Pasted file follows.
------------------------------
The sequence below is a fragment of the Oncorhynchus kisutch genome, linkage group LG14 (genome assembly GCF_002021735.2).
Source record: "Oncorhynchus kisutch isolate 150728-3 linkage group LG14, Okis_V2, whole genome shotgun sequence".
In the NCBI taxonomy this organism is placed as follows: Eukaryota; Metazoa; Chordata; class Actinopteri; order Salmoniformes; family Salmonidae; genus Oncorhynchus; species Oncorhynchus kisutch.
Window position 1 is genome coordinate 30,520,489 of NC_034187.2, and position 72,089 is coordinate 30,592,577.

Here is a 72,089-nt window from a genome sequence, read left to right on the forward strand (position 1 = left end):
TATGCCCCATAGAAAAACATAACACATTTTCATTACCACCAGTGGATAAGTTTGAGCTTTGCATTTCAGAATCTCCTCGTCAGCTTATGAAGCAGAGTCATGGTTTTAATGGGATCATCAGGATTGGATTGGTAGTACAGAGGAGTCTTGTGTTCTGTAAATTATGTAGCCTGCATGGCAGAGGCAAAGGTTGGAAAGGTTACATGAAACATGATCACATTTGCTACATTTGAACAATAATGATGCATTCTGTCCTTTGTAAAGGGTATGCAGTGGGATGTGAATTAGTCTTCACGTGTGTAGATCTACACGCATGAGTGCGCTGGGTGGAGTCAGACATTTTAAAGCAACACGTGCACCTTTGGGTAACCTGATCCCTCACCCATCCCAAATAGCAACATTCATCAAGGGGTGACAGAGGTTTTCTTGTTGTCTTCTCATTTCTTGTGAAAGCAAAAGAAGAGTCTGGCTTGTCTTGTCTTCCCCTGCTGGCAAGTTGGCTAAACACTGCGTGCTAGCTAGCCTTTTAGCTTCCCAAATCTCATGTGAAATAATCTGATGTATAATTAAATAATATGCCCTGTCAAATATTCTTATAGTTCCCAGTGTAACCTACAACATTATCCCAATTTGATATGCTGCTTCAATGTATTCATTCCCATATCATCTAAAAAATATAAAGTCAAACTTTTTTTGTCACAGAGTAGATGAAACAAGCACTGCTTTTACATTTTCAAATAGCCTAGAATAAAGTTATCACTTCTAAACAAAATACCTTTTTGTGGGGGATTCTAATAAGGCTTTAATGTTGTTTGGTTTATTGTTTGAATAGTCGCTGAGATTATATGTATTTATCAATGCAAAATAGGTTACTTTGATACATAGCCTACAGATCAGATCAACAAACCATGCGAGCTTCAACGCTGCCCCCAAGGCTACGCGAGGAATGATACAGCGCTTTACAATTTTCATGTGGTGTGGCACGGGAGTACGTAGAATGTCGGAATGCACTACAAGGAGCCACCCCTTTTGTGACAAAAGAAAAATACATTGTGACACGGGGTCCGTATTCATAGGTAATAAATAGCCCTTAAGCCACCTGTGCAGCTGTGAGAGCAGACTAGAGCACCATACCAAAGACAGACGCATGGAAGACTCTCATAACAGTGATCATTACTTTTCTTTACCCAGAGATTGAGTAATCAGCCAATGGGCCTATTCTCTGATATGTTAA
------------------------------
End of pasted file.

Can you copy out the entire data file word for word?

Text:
The sequence below is a fragment of the Oncorhynchus kisutch genome, linkage group LG14 (genome assembly GCF_002021735.2).
Source record: "Oncorhynchus kisutch isolate 150728-3 linkage group LG14, Okis_V2, whole genome shotgun sequence".
In the NCBI taxonomy this organism is placed as follows: Eukaryota; Metazoa; Chordata; class Actinopteri; order Salmoniformes; family Salmonidae; genus Oncorhynchus; species Oncorhynchus kisutch.
Window position 1 is genome coordinate 30,520,489 of NC_034187.2, and position 72,089 is coordinate 30,592,577.

Here is a 72,089-nt window from a genome sequence, read left to right on the forward strand (position 1 = left end):
TATGCCCCATAGAAAAACATAACACATTTTCATTACCACCAGTGGATAAGTTTGAGCTTTGCATTTCAGAATCTCCTCGTCAGCTTATGAAGCAGAGTCATGGTTTTAATGGGATCATCAGGATTGGATTGGTAGTACAGAGGAGTCTTGTGTTCTGTAAATTATGTAGCCTGCATGGCAGAGGCAAAGGTTGGAAAGGTTACATGAAACATGATCACATTTGCTACATTTGAACAATAATGATGCATTCTGTCCTTTGTAAAGGGTATGCAGTGGGATGTGAATTAGTCTTCACGTGTGTAGATCTACACGCATGAGTGCGCTGGGTGGAGTCAGACATTTTAAAGCAACACGTGCACCTTTGGGTAACCTGATCCCTCACCCATCCCAAATAGCAACATTCATCAAGGGGTGACAGAGGTTTTCTTGTTGTCTTCTCATTTCTTGTGAAAGCAAAAGAAGAGTCTGGCTTGTCTTGTCTTCCCCTGCTGGCAAGTTGGCTAAACACTGCGTGCTAGCTAGCCTTTTAGCTTCCCAAATCTCATGTGAAATAATCTGATGTATAATTAAATAATATGCCCTGTCAAATATTCTTATAGTTCCCAGTGTAACCTACAACATTATCCCAATTTGATATGCTGCTTCAATGTATTCATTCCCATATCATCTAAAAAATATAAAGTCAAACTTTTTTTGTCACAGAGTAGATGAAACAAGCACTGCTTTTACATTTTCAAATAGCCTAGAATAAAGTTATCACTTCTAAACAAAATACCTTTTTGTGGGGGATTCTAATAAGGCTTTAATGTTGTTTGGTTTATTGTTTGAATAGTCGCTGAGATTATATGTATTTATCAATGCAAAATAGGTTACTTTGATACATAGCCTACAGATCAGATCAACAAACCATGCGAGCTTCAACGCTGCCCCCAAGGCTACGCGAGGAATGATACAGCGCTTTACAATTTTCATGTGGTGTGGCACGGGAGTACGTAGAATGTCGGAATGCACTACAAGGAGCCACCCCTTTTGTGACAAAAGAAAAATACATTGTGACACGGGGTCCGTATTCATAGGTAATAAATAGCCCTTAAGCCACCTGTGCAGCTGTGAGAGCAGACTAGAGCACCATACCAAAGACAGACGCATGGAAGACTCTCATAACAGTGATCATTACTTTTCTTTACCCAGAGATTGAGTAATCAGCCAATGGGCCTATTCTCTGATATGTTAA